FIG. 28 shows a perspective view illustrating the mounted connection interface;

FIG. 29 shows a perspective view illustrating the mounting of print control circuitry;

FIG. 30 illustrates various connections of the mounted print control circuitry;

FIG. 31 shows a system diagram of the printer;

FIG. 32 illustrates an exemplary power regulation and storage circuit;

FIG. 33 shows a perspective view illustrating mounting of a key feature;

FIG. 34 shows a perspective view illustrating the mounted key feature; and

FIG. 35 shows a perspective view of the media supply cartridge.

DETAILED DESCRIPTION OF EMBODIMENTS

A printer 100 is variously illustrated in the accompanying drawings. The printer 100 is intended for use as a digital photo color printer and is dimensioned to print 100 millimetre by 150 millimetre (4 inch by 6 inch) photos whilst beingcompact in size and light in weight. As will become apparent from the following detailed description, reconfiguration and dimensioning of the printer could be carried out so as to provide for other printing purposes.

The printer 100 of the illustrated photo printer embodiment has dimensions of 18.6 cm (W); 7.6 cm (H); 16.3 cm (D), and a weight of less than two Kilograms. The compact and lightweight design of the printer provides portability and ease of use.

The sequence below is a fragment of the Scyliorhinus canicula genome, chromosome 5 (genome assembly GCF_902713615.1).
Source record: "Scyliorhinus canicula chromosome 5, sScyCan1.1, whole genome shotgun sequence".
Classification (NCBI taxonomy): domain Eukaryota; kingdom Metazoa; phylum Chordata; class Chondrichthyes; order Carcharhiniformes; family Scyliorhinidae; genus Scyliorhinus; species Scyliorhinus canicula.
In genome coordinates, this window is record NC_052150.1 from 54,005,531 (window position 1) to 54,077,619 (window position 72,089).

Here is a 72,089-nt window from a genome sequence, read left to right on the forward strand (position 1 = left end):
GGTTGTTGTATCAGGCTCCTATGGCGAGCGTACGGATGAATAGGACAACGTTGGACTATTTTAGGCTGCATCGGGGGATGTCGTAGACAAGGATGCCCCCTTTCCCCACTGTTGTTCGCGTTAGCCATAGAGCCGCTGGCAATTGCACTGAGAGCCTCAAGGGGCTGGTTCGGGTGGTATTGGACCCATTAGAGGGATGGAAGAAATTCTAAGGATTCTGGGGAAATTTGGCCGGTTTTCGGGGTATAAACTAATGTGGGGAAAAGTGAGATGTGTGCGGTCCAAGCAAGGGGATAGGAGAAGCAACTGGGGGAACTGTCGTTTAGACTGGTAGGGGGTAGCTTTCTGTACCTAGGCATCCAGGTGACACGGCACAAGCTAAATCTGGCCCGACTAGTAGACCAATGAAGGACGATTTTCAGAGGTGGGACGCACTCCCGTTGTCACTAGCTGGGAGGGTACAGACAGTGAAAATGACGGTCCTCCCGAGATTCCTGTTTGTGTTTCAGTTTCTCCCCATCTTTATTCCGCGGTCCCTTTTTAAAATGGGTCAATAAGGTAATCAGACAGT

The printer 100 may be easily connected to a PC via a USB connector 408 (such as a USB 1.1 port for USB 2.0 compatible PCs) and to digital cameras and other digital photo equipment, such as electronic photo albums and cellular telephones, viaUSB or a PictBridge connector 410. Direct printing is available when using Pictbridge compatible digital photo equipment. This enables quick and convenient printing of digital photo images.

Connection to external power is used, preferably to mains power via a 12 Volt; 2 Amp (or 24 Volt; 1 Amp) DC power converter at power connector 406. However, the printer may be configured to operate from an internal power source, such asbatteries. The printer is configured to efficiently use power, operating with a maximum power consumption of 36 Watts.

The printer 100 has three core components: a printhead cartridge 200 housing a printhead and ink supply; a printer or cradle unit 400 for supporting the printhead cartridge and housing a media transport mechanism for transporting print mediapast the printhead; and a media supply cartridge 600 for supplying the media to the printer.